Kennedy floundered. He refused to tell his friends the real name of his father, which they knew to be John. The conversation was becoming strained and Kennedy stumbled over the most basic questions. Then one of the friends just asked outright: ‘And when did you join the police?’

  Kennedy exhaled loudly. He looked at his hands. Then he stared up at the ceiling.

  ‘You can’t ask me these kinds of questions,’ he said. ‘I don’t want to talk about this.’

  After seven years of lies, deceit and betrayal, Kennedy could no longer conceal the truth. He confirmed he was an undercover police officer. He told his friends how he had joined the police two decades earlier, and gone undercover purchasing drugs before being recruited to the National Public Order Intelligence Unit, a secretive squad dedicated to monitoring protesters.

  ‘The relief of that was colossal,’ says Logan. ‘Oh God, he’s admitted it – thank fuck.’

  Kennedy’s friends cannot recall precisely what was said in the emotional hours that followed. The man they once knew as Mark Stone began telling them about Special Branch, the Special Demonstration Squad and the surveillance of domestic extremists. There were so many acronyms, they cannot recall them all. He told his friends that there were many other police spies who, like him, were living a double life among political campaigners. ‘I am not the only one, by a long way,’ he told them. ‘There are lots of us.’

  One friend asked Kennedy directly if Lynn Watson was also an undercover police officer. Kennedy nodded. ‘Yes,’ he said. ‘But you knew that already

  While there were parts of Kennedy’s confession that were true, his friends were sceptical about other elements of his story. He told them he was sorry for the harm he had caused and said he regretted taking part in the spy operation. He claimed that life as an activist had changed him, that he had been converted into a true believer in the environmental cause. None of his friends believed him but, remarkably, the room stayed calm. Kennedy’s friends just sat there, still stunned by his confession, watching him sob.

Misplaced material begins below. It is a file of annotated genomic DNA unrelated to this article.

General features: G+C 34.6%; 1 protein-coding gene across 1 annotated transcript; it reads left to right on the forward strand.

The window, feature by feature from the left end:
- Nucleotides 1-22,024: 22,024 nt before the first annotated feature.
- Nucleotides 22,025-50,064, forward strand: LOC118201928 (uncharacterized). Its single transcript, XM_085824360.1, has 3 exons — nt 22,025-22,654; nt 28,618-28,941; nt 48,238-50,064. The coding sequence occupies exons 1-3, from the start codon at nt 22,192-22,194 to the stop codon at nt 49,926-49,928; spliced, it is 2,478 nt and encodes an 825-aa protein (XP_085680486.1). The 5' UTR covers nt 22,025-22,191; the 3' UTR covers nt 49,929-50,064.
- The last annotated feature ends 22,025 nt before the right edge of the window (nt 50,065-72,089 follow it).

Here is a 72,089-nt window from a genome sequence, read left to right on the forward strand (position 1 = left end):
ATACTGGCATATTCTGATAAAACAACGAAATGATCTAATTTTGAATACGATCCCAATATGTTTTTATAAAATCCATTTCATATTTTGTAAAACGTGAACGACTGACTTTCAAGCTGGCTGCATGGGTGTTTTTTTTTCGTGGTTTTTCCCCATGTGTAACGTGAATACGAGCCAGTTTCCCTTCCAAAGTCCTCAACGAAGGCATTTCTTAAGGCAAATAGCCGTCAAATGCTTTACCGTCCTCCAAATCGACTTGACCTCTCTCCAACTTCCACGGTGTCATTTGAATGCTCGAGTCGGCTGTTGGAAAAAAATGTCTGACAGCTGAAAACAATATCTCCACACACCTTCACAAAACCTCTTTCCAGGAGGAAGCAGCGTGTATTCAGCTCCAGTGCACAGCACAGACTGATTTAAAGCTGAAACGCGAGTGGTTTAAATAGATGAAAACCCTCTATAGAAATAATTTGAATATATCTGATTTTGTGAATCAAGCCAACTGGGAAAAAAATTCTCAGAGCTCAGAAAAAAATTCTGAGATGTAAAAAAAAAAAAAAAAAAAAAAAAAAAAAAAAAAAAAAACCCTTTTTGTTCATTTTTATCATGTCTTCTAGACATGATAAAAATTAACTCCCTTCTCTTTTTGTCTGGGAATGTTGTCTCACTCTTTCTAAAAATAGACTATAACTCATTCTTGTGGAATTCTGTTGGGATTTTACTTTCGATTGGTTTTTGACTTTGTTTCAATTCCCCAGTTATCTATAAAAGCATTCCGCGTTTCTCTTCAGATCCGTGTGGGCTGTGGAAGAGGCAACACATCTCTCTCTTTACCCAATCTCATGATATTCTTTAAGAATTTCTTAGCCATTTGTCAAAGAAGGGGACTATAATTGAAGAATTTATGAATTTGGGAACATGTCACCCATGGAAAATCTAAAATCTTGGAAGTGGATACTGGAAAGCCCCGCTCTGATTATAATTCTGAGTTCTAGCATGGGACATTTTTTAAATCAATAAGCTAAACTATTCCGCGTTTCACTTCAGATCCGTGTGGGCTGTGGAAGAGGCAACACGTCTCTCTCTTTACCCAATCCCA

Some in the room even felt empathy for the man who, just hours earlier, had been their friend. ‘It was [witnessing] the absolute wrenching bottom-of-his-guts crying that he was doing,’ says Logan. ‘You know, there are prisons up and down the country that are full of people being visited by the relatives who still love them, even though they know the dreadful things they have done.’

  That feeling has long since disappeared. ‘Now he is just that fucking undercover police officer and I don’t feel anything like that for him any more,’ says Logan. ‘But at that time, when we had just found out, as well as being a traitor, he was still the man that I had loved like a brother for seven years. The man that I went through loads of stuff with and did amazing things with. He was still sat in front of me.’


  Business as Usual

  ‘Oh, hello Mark,’ the lecturer said. ‘How are you? Are you in America?’

  ‘I am,’ Kennedy replied.

  The telephone call took place three weeks after Kennedy admitted to his friends that he was an undercover police officer. The lecturer on the other end of the line, a friend Kennedy had known for some years, was sitting in his university office.

  ‘I was trying to think where you were in the world, to be five hours behind. I thought it must be America,’ he said. Kennedy sighed.

  ‘I’m not doing so good, to be honest.’